There’s a well-known problem in many fields of research where findings from one group of researchers can’t be confirmed by others who try to repeat the same experiment. Areas such as psychology, sociology and medicine are especially prone to this – one study found that only half of a set of psychology experiments could be reproduced, with a number of high-profile and influential findings turning out to be false.
This isn’t necessarily because of fraud on the part of the original researchers; patterns will often emerge by pure chance if you crunch a set of data for long enough, and the incentive for researchers to keep crunching until this happens means that they can end up with a finding that appear to be statistically significant but is really just noise.
In theory, investing should have less of a problem than most fields. Ideas for strategies to deliver better performance will always be tested in the real world. If too many are failing, it should be obvious. Yet that assumption may be too optimistic, according to Campbell Harvey, professor of finance at Duke University in the US. In an interview with the Financial Times, he suggests that at least half of 400 market-beating strategies published in reputable financial journals can’t be replicated.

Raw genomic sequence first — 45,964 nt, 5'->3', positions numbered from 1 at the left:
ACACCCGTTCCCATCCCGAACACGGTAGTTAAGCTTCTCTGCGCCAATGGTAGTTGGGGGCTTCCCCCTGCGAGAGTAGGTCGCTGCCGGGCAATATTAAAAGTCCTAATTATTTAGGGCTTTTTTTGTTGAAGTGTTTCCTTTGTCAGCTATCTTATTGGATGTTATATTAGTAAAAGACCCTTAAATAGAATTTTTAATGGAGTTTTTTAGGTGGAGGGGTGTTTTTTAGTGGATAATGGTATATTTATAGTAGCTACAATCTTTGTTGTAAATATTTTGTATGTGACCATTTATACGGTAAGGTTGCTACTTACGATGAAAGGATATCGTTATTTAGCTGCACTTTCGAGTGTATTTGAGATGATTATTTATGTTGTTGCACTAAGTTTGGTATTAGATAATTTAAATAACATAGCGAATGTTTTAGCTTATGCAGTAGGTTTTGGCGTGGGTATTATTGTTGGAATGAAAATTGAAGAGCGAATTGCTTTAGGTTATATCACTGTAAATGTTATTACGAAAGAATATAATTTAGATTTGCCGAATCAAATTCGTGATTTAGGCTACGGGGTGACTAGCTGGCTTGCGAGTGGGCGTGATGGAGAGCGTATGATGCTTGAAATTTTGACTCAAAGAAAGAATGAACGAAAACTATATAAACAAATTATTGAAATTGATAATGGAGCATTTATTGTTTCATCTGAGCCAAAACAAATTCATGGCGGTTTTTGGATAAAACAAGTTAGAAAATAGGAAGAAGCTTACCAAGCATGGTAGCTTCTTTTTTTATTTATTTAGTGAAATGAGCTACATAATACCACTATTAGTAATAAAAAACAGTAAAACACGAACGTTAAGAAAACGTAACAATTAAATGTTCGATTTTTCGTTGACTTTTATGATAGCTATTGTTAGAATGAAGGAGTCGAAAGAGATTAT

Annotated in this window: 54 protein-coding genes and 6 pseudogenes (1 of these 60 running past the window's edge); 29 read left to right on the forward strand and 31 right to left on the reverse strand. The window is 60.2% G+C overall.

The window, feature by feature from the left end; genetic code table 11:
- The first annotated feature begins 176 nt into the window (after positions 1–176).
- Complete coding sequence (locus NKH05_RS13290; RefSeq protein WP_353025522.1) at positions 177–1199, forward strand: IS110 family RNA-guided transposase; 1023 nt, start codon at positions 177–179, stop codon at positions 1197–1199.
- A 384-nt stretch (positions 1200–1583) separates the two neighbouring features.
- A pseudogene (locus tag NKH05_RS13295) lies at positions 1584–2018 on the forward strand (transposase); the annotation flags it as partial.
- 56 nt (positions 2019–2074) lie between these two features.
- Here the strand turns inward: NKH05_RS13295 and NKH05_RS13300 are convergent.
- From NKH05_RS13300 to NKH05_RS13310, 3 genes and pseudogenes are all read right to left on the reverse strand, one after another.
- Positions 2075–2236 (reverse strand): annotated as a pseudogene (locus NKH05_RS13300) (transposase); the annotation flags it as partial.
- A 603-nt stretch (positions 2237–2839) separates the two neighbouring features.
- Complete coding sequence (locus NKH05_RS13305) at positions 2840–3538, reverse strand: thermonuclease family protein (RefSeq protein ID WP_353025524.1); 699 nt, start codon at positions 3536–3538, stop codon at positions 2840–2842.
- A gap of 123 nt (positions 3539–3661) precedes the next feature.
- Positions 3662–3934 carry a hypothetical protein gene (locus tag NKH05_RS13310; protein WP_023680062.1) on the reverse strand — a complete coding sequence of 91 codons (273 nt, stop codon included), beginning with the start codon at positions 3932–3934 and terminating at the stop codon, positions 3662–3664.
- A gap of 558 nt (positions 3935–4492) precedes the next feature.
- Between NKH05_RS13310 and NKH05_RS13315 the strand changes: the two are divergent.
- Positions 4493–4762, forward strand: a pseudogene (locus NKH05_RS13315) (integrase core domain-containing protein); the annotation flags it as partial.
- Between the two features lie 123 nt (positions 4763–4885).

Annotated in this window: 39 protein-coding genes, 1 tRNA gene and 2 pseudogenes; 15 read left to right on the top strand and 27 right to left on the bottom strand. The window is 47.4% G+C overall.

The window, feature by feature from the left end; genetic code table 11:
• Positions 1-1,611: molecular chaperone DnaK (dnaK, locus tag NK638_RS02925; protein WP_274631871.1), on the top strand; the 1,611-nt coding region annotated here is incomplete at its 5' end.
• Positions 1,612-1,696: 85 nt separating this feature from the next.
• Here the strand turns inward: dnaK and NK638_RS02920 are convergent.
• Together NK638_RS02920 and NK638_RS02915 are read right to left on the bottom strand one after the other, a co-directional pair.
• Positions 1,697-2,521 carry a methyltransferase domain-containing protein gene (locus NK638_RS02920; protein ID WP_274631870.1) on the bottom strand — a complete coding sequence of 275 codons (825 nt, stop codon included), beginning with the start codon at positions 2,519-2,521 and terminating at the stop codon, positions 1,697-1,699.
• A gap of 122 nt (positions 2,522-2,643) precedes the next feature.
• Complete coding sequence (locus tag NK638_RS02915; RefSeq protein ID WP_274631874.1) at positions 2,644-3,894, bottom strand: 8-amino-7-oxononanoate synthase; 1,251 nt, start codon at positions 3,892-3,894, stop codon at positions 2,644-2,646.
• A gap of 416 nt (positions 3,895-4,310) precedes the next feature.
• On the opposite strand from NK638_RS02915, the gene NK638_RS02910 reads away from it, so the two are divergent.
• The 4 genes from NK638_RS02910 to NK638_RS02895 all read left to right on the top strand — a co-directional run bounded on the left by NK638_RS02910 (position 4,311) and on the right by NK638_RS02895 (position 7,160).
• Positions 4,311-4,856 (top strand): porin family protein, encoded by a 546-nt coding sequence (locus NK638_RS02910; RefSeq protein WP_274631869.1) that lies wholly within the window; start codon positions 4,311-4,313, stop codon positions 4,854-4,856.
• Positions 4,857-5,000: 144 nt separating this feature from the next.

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Results in the real world
Some researchers come to the same conclusion – a paper by Kewei Hou, Chen Xue and Lu Zhang (Replicating Anomalies) found that more than 80% of results they studied could not be reproduced. Others dispute it: Is There a Replication Crisis in Finance? by Theis Ingerslev Jensen, Bryan Kelly and Lasse Heje Pedersen reckons most findings they review appear to hold up. The debate remains live on an academic level, but there is some practical evidence to support it.
You’ve probably seen asset managers proudly launch new funds that have a great record in backtesting, but fail to deliver in the real world (this is true of many smart beta ETFs – see below). The chart above – from Research Affiliates and reproduced in a recent paper by Harvey – shows the average performance of the indices used for new US ETFs. On average, indexes strongly outperformed the market in the 36 months before ETF launches – but that outperformance tended to disappear over the next three years.
In some cases, the successful strategy will have been a statistical illusion from cherry picking or twisting data. Sometimes real-world transaction costs eat away at theoretical excess returns. Or the wider market environment may change (value strategies had a long record of success but have done badly for the past decade). Regardless of the reasons, investors should always be sceptical of new products promising miracle returns.
I wish I knew what smart beta was, but I’m too embarrassed to ask
Finance theory divides investment returns into two parts. Alpha is the value added through the decisions made by you (or the manager of the fund you hold). Beta is the return that results from the overall market.